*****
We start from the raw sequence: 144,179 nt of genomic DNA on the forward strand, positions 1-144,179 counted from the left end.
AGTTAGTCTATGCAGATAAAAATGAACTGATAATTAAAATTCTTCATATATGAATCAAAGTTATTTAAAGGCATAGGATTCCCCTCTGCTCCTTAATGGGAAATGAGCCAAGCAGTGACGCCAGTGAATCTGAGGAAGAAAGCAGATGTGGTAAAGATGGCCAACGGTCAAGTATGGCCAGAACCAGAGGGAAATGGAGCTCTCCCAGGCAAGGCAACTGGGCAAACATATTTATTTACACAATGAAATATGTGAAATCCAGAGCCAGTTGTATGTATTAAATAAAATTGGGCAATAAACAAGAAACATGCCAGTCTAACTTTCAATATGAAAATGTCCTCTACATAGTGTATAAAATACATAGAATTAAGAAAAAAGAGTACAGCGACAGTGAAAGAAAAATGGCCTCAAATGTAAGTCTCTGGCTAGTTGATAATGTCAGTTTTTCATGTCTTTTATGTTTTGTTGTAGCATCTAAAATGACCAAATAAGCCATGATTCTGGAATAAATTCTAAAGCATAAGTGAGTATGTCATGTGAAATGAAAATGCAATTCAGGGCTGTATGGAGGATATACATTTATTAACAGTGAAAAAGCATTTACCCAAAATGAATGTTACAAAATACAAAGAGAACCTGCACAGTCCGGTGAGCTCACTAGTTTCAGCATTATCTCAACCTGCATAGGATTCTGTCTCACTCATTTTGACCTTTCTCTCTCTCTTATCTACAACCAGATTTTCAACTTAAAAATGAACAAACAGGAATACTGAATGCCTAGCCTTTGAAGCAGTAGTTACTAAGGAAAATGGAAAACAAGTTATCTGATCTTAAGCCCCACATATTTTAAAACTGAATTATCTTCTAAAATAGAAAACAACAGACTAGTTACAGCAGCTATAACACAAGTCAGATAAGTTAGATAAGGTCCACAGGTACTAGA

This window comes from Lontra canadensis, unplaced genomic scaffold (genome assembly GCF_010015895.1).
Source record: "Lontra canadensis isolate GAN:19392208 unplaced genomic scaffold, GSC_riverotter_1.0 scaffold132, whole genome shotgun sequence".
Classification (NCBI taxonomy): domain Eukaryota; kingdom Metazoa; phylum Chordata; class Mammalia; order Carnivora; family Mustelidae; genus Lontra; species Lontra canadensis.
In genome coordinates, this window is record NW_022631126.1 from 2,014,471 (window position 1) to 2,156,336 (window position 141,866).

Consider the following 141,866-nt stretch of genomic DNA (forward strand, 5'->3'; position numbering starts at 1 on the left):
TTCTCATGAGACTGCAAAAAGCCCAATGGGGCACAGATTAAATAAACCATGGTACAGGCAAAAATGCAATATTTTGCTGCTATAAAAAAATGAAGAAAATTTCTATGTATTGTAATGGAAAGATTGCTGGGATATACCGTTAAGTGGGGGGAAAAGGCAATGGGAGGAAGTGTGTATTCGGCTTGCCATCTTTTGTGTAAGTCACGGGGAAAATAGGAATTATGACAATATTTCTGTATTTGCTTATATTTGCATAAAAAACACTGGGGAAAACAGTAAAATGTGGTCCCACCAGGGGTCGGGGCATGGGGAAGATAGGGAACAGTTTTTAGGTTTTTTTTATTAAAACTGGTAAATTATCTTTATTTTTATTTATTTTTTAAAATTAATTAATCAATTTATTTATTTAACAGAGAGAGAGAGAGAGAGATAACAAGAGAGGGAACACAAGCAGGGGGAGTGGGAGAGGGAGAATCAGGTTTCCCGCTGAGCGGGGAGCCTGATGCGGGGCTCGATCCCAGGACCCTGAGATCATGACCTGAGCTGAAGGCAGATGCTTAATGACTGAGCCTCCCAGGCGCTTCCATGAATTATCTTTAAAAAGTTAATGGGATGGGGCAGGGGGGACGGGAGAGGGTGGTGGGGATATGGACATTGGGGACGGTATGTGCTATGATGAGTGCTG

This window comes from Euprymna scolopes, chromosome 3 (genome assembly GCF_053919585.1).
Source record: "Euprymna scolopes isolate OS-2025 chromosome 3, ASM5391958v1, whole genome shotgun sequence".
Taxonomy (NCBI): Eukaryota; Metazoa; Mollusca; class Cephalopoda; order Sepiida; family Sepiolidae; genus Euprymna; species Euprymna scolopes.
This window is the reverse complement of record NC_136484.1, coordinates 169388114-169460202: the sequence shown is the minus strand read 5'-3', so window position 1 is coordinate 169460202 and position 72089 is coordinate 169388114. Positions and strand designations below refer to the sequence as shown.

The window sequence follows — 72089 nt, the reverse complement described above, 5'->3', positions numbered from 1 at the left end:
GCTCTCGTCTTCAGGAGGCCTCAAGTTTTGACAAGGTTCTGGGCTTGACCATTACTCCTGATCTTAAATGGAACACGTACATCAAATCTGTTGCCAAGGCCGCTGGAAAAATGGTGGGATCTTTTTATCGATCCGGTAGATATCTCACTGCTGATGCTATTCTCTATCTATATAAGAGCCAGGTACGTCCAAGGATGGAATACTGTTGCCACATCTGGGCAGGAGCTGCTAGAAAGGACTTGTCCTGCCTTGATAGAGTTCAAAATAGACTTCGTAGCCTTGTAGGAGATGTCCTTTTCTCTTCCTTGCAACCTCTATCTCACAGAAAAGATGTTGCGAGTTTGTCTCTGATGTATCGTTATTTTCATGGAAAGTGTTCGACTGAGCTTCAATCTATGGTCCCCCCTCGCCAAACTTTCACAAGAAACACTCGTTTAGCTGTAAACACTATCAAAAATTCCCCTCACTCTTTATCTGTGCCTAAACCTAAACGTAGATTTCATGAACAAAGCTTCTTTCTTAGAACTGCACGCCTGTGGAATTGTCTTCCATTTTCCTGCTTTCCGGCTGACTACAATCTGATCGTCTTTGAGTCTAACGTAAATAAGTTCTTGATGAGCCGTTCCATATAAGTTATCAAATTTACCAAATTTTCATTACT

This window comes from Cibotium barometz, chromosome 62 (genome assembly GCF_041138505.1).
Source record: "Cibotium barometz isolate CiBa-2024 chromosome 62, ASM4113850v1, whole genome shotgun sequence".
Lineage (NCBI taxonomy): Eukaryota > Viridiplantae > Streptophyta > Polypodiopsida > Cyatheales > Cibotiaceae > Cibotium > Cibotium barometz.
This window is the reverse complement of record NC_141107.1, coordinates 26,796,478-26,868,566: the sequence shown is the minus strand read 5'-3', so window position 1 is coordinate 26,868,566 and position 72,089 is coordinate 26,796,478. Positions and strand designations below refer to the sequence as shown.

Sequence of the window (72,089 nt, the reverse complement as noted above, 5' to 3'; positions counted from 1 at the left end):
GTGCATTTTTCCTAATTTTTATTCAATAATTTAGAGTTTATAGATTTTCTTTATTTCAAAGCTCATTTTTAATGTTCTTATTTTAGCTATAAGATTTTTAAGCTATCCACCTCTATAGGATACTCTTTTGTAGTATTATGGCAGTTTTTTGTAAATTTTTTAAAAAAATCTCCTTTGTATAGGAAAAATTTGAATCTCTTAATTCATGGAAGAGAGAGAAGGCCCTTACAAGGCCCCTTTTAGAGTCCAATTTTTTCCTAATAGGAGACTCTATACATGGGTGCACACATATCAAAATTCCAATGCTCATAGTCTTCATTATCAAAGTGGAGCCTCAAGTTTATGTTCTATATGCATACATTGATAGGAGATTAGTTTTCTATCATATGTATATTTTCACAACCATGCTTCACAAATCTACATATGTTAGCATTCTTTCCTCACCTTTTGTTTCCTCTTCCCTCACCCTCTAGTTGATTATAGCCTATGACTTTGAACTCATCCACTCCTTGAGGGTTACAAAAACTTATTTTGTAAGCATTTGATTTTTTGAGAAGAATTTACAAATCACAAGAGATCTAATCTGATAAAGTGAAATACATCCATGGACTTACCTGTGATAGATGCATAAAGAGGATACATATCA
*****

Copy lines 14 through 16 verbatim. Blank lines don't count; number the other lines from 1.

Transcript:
GCTCTCGTCTTCAGGAGGCCTCAAGTTTTGACAAGGTTCTGGGCTTGACCATTACTCCTGATCTTAAATGGAACACGTACATCAAATCTGTTGCCAAGGCCGCTGGAAAAATGGTGGGATCTTTTTATCGATCCGGTAGATATCTCACTGCTGATGCTATTCTCTATCTATATAAGAGCCAGGTACGTCCAAGGATGGAATACTGTTGCCACATCTGGGCAGGAGCTGCTAGAAAGGACTTGTCCTGCCTTGATAGAGTTCAAAATAGACTTCGTAGCCTTGTAGGAGATGTCCTTTTCTCTTCCTTGCAACCTCTATCTCACAGAAAAGATGTTGCGAGTTTGTCTCTGATGTATCGTTATTTTCATGGAAAGTGTTCGACTGAGCTTCAATCTATGGTCCCCCCTCGCCAAACTTTCACAAGAAACACTCGTTTAGCTGTAAACACTATCAAAAATTCCCCTCACTCTTTATCTGTGCCTAAACCTAAACGTAGATTTCATGAACAAAGCTTCTTTCTTAGAACTGCACGCCTGTGGAATTGTCTTCCATTTTCCTGCTTTCCGGCTGACTACAATCTGATCGTCTTTGAGTCTAACGTAAATAAGTTCTTGATGAGCCGTTCCATATAAGTTATCAAATTTACCAAATTTTCATTACT

This window comes from Cibotium barometz, chromosome 62 (genome assembly GCF_041138505.1).
Source record: "Cibotium barometz isolate CiBa-2024 chromosome 62, ASM4113850v1, whole genome shotgun sequence".